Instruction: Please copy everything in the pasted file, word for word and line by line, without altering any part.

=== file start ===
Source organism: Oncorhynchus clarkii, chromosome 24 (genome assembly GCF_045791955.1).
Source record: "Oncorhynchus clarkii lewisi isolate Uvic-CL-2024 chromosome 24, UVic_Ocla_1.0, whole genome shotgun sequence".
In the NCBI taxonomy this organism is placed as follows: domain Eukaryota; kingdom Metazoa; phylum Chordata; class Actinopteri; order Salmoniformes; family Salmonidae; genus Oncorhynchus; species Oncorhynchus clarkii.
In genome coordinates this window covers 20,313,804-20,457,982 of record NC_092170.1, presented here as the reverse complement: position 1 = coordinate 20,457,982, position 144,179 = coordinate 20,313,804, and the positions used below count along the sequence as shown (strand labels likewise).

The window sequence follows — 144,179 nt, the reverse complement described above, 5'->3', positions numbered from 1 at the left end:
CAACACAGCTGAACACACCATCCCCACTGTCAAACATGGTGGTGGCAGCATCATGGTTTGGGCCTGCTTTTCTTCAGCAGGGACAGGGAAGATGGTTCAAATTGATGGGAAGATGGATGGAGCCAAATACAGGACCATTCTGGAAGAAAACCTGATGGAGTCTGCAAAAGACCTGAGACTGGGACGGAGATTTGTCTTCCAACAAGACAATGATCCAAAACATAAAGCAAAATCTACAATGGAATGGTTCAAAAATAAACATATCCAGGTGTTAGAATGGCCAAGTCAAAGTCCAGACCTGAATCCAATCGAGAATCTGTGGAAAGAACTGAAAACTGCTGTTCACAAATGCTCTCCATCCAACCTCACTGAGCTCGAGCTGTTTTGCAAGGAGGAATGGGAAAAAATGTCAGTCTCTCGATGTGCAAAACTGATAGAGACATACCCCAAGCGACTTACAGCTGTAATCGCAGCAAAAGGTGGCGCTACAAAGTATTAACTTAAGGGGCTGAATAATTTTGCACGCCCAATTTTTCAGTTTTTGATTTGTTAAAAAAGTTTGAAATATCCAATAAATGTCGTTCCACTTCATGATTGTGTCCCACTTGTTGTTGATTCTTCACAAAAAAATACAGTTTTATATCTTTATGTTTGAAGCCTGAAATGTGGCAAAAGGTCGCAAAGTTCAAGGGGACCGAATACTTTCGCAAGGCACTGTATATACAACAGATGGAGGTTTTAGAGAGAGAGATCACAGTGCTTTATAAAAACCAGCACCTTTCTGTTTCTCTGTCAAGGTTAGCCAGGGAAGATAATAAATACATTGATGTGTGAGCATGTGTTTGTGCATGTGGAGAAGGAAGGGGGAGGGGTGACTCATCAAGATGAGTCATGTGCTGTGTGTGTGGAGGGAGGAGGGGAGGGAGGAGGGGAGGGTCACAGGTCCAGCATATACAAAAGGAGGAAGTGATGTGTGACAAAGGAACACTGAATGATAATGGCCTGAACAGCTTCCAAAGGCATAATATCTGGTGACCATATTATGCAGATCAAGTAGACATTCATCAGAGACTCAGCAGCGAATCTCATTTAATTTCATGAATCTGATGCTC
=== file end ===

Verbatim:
Source organism: Oncorhynchus clarkii, chromosome 24 (genome assembly GCF_045791955.1).
Source record: "Oncorhynchus clarkii lewisi isolate Uvic-CL-2024 chromosome 24, UVic_Ocla_1.0, whole genome shotgun sequence".
In the NCBI taxonomy this organism is placed as follows: domain Eukaryota; kingdom Metazoa; phylum Chordata; class Actinopteri; order Salmoniformes; family Salmonidae; genus Oncorhynchus; species Oncorhynchus clarkii.
In genome coordinates this window covers 20,313,804-20,457,982 of record NC_092170.1, presented here as the reverse complement: position 1 = coordinate 20,457,982, position 144,179 = coordinate 20,313,804, and the positions used below count along the sequence as shown (strand labels likewise).

The window sequence follows — 144,179 nt, the reverse complement described above, 5'->3', positions numbered from 1 at the left end:
CAACACAGCTGAACACACCATCCCCACTGTCAAACATGGTGGTGGCAGCATCATGGTTTGGGCCTGCTTTTCTTCAGCAGGGACAGGGAAGATGGTTCAAATTGATGGGAAGATGGATGGAGCCAAATACAGGACCATTCTGGAAGAAAACCTGATGGAGTCTGCAAAAGACCTGAGACTGGGACGGAGATTTGTCTTCCAACAAGACAATGATCCAAAACATAAAGCAAAATCTACAATGGAATGGTTCAAAAATAAACATATCCAGGTGTTAGAATGGCCAAGTCAAAGTCCAGACCTGAATCCAATCGAGAATCTGTGGAAAGAACTGAAAACTGCTGTTCACAAATGCTCTCCATCCAACCTCACTGAGCTCGAGCTGTTTTGCAAGGAGGAATGGGAAAAAATGTCAGTCTCTCGATGTGCAAAACTGATAGAGACATACCCCAAGCGACTTACAGCTGTAATCGCAGCAAAAGGTGGCGCTACAAAGTATTAACTTAAGGGGCTGAATAATTTTGCACGCCCAATTTTTCAGTTTTTGATTTGTTAAAAAAGTTTGAAATATCCAATAAATGTCGTTCCACTTCATGATTGTGTCCCACTTGTTGTTGATTCTTCACAAAAAAATACAGTTTTATATCTTTATGTTTGAAGCCTGAAATGTGGCAAAAGGTCGCAAAGTTCAAGGGGACCGAATACTTTCGCAAGGCACTGTATATACAACAGATGGAGGTTTTAGAGAGAGAGATCACAGTGCTTTATAAAAACCAGCACCTTTCTGTTTCTCTGTCAAGGTTAGCCAGGGAAGATAATAAATACATTGATGTGTGAGCATGTGTTTGTGCATGTGGAGAAGGAAGGGGGAGGGGTGACTCATCAAGATGAGTCATGTGCTGTGTGTGTGGAGGGAGGAGGGGAGGGAGGAGGGGAGGGTCACAGGTCCAGCATATACAAAAGGAGGAAGTGATGTGTGACAAAGGAACACTGAATGATAATGGCCTGAACAGCTTCCAAAGGCATAATATCTGGTGACCATATTATGCAGATCAAGTAGACATTCATCAGAGACTCAGCAGCGAATCTCATTTAATTTCATGAATCTGATGCTC